The Telegraph
 
 
IN TODAY'S PAPER
CITY NEWSLINES
 
 
ARCHIVES
Since 1st March, 1999
 
THE TELEGRAPH
 
 
Email This Page
Leaders and labour pull in two ways
- Left unions reject common code as ‘inadequate’

New Delhi, May 24: Harkishen Singh Surjeet told Sonia Gandhi — at a dinner hosted by the Congress president last night — that the CPM does not have any basic objection to the draft common minimum programme, but not all sections within his party agree.

The CPM general secretary’s comrades in the Centre of Indian Trade Unions do not have a single positive word to say about the draft. The labour leaders today rejected the common minimum programme as “inadequate and unacceptable” at a convention organised by the Left trade unions to celebrate the National Democratic Alliance’s defeat and attended by the Citu, the CPI-backed All India Trade Union Congress and the Hind Mazdoor Sabha.

The central leadership of both the CPM and the CPI, however, believe the draft is in tune with the Left’s economic and social-sector policies.

“We are suggesting changes. But there is nothing in the draft that we are fundamentally opposed to. The CMP’s thrust is in line with our basic perspective,” said CPI leader D. Raja — one of the four who had drawn up the common minimum programme during the 1996 United Front government.

The CPM and the CPI are sending their suggestions to the Congress before the common minimum programme is finalised.

However, Aituc general secretary Gurudas Dasgupta, who has been elected to the Lok Sabha this time, is against the draft. “The CMP is inadequate and not acceptable to us,” he said.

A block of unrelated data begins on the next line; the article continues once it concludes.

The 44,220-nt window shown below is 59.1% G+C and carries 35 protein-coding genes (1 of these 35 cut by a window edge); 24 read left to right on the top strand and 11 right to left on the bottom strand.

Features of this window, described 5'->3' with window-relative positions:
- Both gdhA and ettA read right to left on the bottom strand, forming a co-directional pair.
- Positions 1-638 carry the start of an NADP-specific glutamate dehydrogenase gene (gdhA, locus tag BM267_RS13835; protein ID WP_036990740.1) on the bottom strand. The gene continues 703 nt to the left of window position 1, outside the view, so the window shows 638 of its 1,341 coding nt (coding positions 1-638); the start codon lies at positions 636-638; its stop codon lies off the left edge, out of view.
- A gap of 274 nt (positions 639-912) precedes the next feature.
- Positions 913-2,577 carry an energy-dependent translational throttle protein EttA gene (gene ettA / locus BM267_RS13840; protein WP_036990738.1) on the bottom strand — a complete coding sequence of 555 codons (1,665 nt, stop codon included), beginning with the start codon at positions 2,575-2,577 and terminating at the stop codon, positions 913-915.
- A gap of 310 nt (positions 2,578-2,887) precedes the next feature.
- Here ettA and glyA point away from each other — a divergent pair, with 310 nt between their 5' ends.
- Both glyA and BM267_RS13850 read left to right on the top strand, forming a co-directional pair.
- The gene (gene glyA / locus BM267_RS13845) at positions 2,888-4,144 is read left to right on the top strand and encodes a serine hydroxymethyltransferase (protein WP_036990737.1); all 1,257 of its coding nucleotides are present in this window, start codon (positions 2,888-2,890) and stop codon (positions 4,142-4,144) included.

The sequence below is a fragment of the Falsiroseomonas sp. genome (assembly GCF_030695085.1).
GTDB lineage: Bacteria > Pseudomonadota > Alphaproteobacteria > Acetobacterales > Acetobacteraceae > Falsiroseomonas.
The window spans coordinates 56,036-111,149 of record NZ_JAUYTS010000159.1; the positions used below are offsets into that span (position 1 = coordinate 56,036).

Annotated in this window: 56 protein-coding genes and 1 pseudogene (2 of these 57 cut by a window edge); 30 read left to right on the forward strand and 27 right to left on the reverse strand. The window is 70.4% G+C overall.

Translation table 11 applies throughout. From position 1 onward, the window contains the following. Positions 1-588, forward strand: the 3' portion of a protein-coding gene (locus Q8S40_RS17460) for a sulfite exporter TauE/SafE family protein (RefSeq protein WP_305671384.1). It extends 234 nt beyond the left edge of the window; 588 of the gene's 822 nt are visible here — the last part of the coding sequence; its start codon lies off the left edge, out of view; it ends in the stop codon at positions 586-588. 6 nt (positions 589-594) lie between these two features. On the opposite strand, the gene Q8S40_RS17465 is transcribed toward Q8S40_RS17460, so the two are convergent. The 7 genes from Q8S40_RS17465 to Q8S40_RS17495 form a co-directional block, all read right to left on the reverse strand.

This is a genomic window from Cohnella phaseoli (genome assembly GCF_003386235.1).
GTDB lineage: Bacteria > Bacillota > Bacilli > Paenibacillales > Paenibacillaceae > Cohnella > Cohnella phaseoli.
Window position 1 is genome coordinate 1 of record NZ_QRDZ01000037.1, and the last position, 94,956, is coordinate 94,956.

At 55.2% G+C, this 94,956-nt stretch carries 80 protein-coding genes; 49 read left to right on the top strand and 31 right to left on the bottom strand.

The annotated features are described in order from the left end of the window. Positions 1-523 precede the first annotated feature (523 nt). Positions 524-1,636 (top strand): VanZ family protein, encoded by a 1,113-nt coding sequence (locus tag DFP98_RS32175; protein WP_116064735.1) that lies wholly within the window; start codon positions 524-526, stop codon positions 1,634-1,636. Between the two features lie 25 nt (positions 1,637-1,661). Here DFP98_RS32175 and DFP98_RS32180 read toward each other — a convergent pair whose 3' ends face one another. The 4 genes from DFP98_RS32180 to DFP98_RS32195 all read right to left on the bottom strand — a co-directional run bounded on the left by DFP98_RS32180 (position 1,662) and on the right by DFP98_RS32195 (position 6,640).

The trade unions will work out their own charter of demands and place it before Prime Minister Manmohan Singh. Some of the main demands of the unions include constituting the Sixth Pay Commission, increasing the interest rate of the Employees Provident Fund, abolishing contract labour for perennial jobs, removing the ceiling on bonus and scrapping the voluntary retirement scheme.

The trade unions also want the government to undo the Supreme Court ban on strikes by introducing a legislation in Parliament.

The pro-changers in the CPM have always found it difficult to convince the Citu to soften its position. In Bengal, the Citu opposed the new industrial policy announced by former chief minister Jyoti Basu, though its general secretary M.K. Pandhe, also a member of the party politburo, conceded that the compulsions of governance required a different strategy.

The functioning of the government will depend to a large extent on the Left accepting the common minimum programme. The CPM has said it will sign the draft only if the party agreed with it. The party has also made its joining a co-ordination committee conditional on the draft.

Top
Email This Page